I don’t like white bread. Never have and probably never will.
It is bland, tasteless, lacking in texture and utterly devoid of any nutritional value.
I love brown bread. Always have and probably always will.
It is packed full of a cornucopia of flavours, it has a texture that is a delight to bite through and the benefits it brings to your innards are manifold, if possibly not of the sort to be discussed at the dining table.
The worst though are the breads in the middle that try to have the texture of white bread, but some of the goodness of brown bread. They trick you into thinking you are buying a brown loaf, but when you get home you realise you accidentally picked up a tasteless, texture-less abomination. A vile concoction that should have been strangled at birth!
Brown bread should feel like brown bread – that is part of its appeal.
Last night, former timelord, Tom Baker narrated a documentary on BBC4 in that mischievous voice of his about the British love affair with bread.
In ye olde days, bread, like the ford motor car came in any colour you wanted, so long as you wanted brown. And not very nice brown at that. The medieval discovery that removing the husks and kernal left a soft white flour which could make white bread resulted in a transformation in the food – but only for the very rich, as the sifting process and the fact that you throw a third of the grain away made the bread very expensive.
When Marie Antoinette didn’t say “let them eat cake“, she also didn’t actually say “Qu’ils mangent de la brioche”. Anyhow, Brioche was a very expensive white bread and to offer that to the peasant classes would be akin to me turning up after the tap water was cut off and offering to share my Evian Water.
Not exactly a mean thing to have done?
White bread being quite a wasteful product to make was therfore illegal during World War 2, as the UK government couldn’t justify throwing all that by-product away. So, for the best part of a decade, the UK ate nothing but brown bread – and stale brown bread to boot (which it probably tasted like). I was not aware of this, but no baker was allowed to sell bread unless it was at least a day old – to stop people liking it too much and eating it all.
On the upside, despite the deprivations of rationing, the fact that people were forced to eat fortified and healthy food due to the lack of “unhealthy treats” meant that most people ended the war much healthier than when the war started. Those who were alive that is.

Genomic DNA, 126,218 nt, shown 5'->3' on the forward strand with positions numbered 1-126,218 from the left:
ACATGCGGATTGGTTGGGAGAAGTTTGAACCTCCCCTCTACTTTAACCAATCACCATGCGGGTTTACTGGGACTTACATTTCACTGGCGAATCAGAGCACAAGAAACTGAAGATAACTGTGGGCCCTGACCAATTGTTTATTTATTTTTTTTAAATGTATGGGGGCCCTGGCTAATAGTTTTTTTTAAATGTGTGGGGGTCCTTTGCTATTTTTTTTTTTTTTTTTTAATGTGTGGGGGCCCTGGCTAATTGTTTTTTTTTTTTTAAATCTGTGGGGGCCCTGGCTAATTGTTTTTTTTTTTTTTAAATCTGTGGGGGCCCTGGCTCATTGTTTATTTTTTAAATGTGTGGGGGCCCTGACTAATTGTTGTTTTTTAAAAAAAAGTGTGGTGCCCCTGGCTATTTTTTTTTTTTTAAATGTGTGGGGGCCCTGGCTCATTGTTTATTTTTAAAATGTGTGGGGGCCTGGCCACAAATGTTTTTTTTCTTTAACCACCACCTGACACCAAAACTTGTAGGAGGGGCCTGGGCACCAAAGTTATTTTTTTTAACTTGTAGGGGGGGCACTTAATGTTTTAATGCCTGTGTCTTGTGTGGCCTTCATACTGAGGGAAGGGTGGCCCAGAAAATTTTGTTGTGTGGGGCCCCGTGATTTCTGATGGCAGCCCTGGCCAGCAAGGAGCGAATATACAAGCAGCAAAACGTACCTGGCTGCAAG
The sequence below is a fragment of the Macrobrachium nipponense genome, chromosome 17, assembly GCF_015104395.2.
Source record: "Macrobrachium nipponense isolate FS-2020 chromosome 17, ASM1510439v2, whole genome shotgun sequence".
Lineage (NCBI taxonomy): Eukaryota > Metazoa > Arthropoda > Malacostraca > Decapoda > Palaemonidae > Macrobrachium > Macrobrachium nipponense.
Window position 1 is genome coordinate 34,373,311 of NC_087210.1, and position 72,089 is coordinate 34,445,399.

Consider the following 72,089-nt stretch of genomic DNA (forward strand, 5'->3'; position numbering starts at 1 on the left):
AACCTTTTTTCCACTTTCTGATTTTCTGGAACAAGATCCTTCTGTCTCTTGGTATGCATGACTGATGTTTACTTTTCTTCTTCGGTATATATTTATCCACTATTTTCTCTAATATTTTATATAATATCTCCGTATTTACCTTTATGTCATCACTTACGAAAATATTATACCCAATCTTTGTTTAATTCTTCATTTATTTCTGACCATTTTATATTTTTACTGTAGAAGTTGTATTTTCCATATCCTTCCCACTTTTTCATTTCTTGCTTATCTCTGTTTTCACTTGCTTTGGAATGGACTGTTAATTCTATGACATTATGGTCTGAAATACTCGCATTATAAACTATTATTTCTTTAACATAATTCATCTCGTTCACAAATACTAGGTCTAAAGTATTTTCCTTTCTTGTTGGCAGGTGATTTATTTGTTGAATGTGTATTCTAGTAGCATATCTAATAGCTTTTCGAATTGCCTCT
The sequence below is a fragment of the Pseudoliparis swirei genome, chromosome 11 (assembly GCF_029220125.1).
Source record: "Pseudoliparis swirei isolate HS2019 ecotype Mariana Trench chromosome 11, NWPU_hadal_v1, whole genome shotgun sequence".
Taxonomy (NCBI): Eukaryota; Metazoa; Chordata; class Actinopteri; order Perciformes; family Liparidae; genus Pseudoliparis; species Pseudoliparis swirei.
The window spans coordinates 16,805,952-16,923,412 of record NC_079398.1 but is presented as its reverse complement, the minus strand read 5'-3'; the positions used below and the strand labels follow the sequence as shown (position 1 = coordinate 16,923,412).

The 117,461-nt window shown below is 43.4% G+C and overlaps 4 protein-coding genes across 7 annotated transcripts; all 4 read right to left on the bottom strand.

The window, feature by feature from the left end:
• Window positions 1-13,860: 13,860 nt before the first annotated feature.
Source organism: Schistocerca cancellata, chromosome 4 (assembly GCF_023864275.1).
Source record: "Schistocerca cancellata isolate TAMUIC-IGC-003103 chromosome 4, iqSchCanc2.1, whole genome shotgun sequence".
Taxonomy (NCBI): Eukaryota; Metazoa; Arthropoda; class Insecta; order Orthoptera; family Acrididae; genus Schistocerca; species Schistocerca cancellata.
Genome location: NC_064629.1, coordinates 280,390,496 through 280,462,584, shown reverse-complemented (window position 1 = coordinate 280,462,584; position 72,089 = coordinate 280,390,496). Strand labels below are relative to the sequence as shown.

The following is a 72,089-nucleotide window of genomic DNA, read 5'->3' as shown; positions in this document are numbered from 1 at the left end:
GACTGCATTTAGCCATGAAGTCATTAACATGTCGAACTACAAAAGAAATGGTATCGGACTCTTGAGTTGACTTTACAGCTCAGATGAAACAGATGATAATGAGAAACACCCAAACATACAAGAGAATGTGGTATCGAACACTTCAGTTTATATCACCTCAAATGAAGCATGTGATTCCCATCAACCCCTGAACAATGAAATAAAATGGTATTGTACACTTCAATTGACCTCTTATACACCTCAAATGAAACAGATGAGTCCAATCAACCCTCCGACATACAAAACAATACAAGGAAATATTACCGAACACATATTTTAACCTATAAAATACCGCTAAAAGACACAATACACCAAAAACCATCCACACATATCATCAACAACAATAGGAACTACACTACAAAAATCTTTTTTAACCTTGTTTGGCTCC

Of course, as soon as rationing was ended, white bread returned to the shops and people fell upon it like proverbial manna from heaven. Demand forced consolidation as individual bakers couldn’t meet the surge in customers and the birth of the giant bread suppliers was inevitable.
For all its modern image of a healthy brown bread supplier, Hovis was originally a cheap nasty white bread baker, and they were some of the first to leap upon the Chorelywood process that cut the bread making time down to a third of its original.
One of the side-effects of the ealry Chorelywood process was that bread lacked a crust. Those clever marketing people turned this crustless horror into a sales gimmick. And to this very day, there are still people who associate a soft, easy to squeeze bread with freshness – when in fact it just means there isn’t a decent crust on the loaf.
Give me crusts!
Fortunately for me, in the 1970s there was a bit of a backlash against the ever plainer white breads and some radical treehugging hippy types started baking old fashioned brown breads again. This slowly took off, and was helped by a shortage of the modern breads by a typical 1970s style union strike.
Later on, the increasing wealth of the 80s lead to more people wanting to show-off and eat the more expensive brown breads.
Ironically, brown bread, which was originally a paupers product had become the bread of choice of the aspiring classes and sold for a premium compared to the softer white breads.
I don’t eat brown bread as I aspire, but because I like it – and in fact it was only a few years ago that I learnt anything of the history of bread.
Last nights documentary was one of those excellent documentaries that BBC2 used to do so well before they fell out of fashion in preference to celeb driven “personal journeys of discovery” that the media loves so much today.
If you love bread, then pop over to the BBC iPlayer and settle down with a hunk of warm brown bread, a slab of butter and a glass of red wine.